Two weeks ago I published the first story in my House of Cards inspired fantasy, and this is a continuation of it, fused with the characters and world of my work-in-progress novel, The City of the Gods.

Why Don't We Have Both


She was twenty one or two two, except when she was eighteen or twenty five. Oriana had as many names as she had ages – each town along the coast knew her as someone other than she truly was. The people here knew only that she, and her twin brother, hailed from the farmlands of the west and had come to make their fortune in Hisaland’s capital, Ostrona. At least, that was the story they told whenever anyone concerned themselves enough to ask which was not often, for in Ostrona, asking questions was a sure way to an untimely end.

Allegedly she was a dancer by profession, but the crowds she drew each night did not come for dancing skills, such as they were, they came to watch this alluring young woman dazzle them from her stage. They came, men and women both, to see her grace and breathe in her beauty. Sometimes they came to do more than see, and that was when her brother stepped in.

He was oddly handsome too, with sharp features and a fire in his eyes. No one knew how he did it, but he moved faster than he should be able to and had stopped the unwelcome attentions of groups of five men and more entirely by himself. That was not to say that she could not look after herself, or that the attention was always unwelcome. She had a string of lovers from dukes to paupers, and while the nobles she slept with offered her wealth and titles, she  rejected each of their gifts, no matter how generous. No attachments, that was her condition, that and the man must appeal to her. There seemed to be no logic to the string of men she allowed into her bed; some were fat, others thin, some were tall, others short, some were balding, others had a full head of hair. Looks did not influence her, none of Ostrona’s men knew what did.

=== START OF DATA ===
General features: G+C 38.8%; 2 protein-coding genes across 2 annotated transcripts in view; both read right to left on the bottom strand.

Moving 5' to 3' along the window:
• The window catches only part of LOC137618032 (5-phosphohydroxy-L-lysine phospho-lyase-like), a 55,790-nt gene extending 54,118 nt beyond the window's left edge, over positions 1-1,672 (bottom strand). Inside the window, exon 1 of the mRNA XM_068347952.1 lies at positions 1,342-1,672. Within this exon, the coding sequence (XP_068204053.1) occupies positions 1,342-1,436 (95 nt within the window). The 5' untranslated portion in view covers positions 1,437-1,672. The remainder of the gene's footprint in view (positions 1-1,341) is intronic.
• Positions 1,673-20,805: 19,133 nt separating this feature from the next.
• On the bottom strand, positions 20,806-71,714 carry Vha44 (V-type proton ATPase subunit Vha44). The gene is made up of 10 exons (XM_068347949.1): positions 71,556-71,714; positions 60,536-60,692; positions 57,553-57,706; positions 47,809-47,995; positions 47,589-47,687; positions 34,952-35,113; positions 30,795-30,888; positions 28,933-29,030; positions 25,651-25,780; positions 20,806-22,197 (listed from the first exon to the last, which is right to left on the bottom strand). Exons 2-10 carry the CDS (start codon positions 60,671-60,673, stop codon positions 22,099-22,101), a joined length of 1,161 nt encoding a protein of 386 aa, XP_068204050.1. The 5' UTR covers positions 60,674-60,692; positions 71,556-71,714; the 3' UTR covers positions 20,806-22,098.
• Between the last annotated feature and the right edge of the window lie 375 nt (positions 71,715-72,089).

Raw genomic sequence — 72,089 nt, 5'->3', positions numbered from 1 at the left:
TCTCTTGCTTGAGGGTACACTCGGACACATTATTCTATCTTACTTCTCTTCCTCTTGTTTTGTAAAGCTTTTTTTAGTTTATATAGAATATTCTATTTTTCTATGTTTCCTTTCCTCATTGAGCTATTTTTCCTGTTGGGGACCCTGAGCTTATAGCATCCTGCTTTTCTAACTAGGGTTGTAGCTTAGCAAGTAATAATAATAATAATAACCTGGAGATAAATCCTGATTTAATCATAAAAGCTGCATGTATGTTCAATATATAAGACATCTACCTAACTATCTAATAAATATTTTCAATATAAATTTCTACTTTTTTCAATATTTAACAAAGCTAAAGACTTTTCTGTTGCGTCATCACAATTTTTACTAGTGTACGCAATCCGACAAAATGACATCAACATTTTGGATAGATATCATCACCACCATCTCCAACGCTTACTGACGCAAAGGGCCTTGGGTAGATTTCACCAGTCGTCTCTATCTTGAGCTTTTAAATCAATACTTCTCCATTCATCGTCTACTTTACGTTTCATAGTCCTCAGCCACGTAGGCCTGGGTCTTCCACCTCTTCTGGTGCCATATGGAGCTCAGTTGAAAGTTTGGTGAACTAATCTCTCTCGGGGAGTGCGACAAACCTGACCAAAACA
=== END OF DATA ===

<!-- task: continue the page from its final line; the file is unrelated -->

Tonight the she slept with not one man, but two. One was a sailor and the other a cook, the former worked aboard a galley in the queen’s navy, the latter served in the household staff of one Lord Merrion, an unaccomplished general who owed his position to his family’s ties to the monarch. Yet the new queen and her husband were said to be keen to root out those who were less than exemplary in their service, and there were many. Whether the Baron’s Alliance had the sway to save him from this purge remained to be seen, but the queen had made herself few friends at the top of society since taking the throne after the death of her brother.